A well-composed but substance-thin tale of the author’s ancestor and the daughter of a great Venetian family.
Di Robilant (A Venetian Affair, 2003) departs from the venerable Palazzo Mocenigo in Venice, once belonging to the family of the same name, now divided into private apartments, then moves into the story of the couple who commissioned the statue at the height of the Napoleonic empire. In 1787, teenaged Lucia Memmo, the first daughter of widower Andrea Memmo, a well-born Venetian ambassador, married the eligible bachelor Alvise Mocenigo and embarked on a long, rocky life as the wife of a rising diplomat. Overcoming her youthful bewilderment at living in the deluxe palazzo, depression after numerous miscarriages and her husband’s chronic womanizing, gambling and frequent absences, Lucia nonetheless made brilliant entry into the Hapsburg court in Vienna, where she was forced to stay to safeguard the pregnancy of her short-lived son. With the invasion of Napoleon in 1796 and the divvying up of Italy by France and Austria, Alvise was in the awkward position of aiding the capitulation of Venice to the French dictator. Alvise’s collaboration with the Bonapartists would lead to being ostracized socially, while Lucia’s affair with the occupying Austrian officer, Baron Maximilian Plunkett, created scandal and a love child brought up for years in secrecy. With Alvise appointed to Napoleon’s government in Novara, intrepid Lucia was enlisted as lady-in-waiting to Princess Augusta in Milan. Lucia would serve as confidante of Empress Josephine, live for a year in Paris and later become landlady to Lord Byron, who lived for a time at Palazzo Mocenigo. Through letters and diaries, di Robilant reconstructs Lucia’s life around the tumultuous events of European history.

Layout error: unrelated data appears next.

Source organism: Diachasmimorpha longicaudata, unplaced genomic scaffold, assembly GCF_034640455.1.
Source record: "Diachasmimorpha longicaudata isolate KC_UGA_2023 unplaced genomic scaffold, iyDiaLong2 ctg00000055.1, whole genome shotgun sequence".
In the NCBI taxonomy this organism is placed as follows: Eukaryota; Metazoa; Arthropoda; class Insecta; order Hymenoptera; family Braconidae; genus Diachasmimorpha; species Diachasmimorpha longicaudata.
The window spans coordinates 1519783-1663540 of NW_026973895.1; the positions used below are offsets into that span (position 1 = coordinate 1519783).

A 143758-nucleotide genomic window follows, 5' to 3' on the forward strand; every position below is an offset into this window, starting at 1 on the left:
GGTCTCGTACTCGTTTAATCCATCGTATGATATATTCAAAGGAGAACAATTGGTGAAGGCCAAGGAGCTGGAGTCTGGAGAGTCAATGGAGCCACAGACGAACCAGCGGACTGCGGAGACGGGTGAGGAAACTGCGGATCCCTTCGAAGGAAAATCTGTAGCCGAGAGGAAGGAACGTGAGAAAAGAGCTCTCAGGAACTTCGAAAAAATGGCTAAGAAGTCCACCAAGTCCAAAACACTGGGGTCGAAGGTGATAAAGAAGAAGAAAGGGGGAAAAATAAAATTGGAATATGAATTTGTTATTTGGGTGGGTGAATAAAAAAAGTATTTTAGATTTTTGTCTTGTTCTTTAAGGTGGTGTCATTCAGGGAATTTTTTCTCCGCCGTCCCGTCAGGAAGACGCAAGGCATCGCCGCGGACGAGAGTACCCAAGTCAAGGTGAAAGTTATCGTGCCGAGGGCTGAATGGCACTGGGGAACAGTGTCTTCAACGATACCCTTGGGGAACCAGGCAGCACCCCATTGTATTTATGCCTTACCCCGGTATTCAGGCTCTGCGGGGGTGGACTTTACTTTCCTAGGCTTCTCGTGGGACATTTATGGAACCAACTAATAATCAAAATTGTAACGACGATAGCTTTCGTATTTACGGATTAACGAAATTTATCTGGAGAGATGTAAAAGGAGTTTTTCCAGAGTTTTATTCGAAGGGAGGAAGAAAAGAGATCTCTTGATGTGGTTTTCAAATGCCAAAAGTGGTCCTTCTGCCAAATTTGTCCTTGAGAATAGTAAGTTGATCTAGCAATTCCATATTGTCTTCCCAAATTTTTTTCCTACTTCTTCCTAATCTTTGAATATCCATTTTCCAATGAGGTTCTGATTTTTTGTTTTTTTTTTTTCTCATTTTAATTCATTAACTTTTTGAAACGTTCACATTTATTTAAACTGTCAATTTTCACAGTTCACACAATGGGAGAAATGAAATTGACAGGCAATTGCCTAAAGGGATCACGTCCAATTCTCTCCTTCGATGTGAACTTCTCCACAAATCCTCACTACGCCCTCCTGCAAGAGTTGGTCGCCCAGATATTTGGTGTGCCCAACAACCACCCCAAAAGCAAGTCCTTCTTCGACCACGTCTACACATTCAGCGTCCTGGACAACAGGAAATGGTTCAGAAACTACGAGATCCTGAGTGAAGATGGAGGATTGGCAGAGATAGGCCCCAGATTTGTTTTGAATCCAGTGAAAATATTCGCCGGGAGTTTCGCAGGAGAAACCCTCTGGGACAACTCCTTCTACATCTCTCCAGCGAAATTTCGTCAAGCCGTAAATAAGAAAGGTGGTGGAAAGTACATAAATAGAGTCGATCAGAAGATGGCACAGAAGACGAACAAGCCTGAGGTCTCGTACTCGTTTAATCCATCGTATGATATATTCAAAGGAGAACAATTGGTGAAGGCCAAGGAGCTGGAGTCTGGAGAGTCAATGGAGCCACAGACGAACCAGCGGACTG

Occasionally tedious, but the author’s meticulous attention to personal detail yields compelling historical character sketches.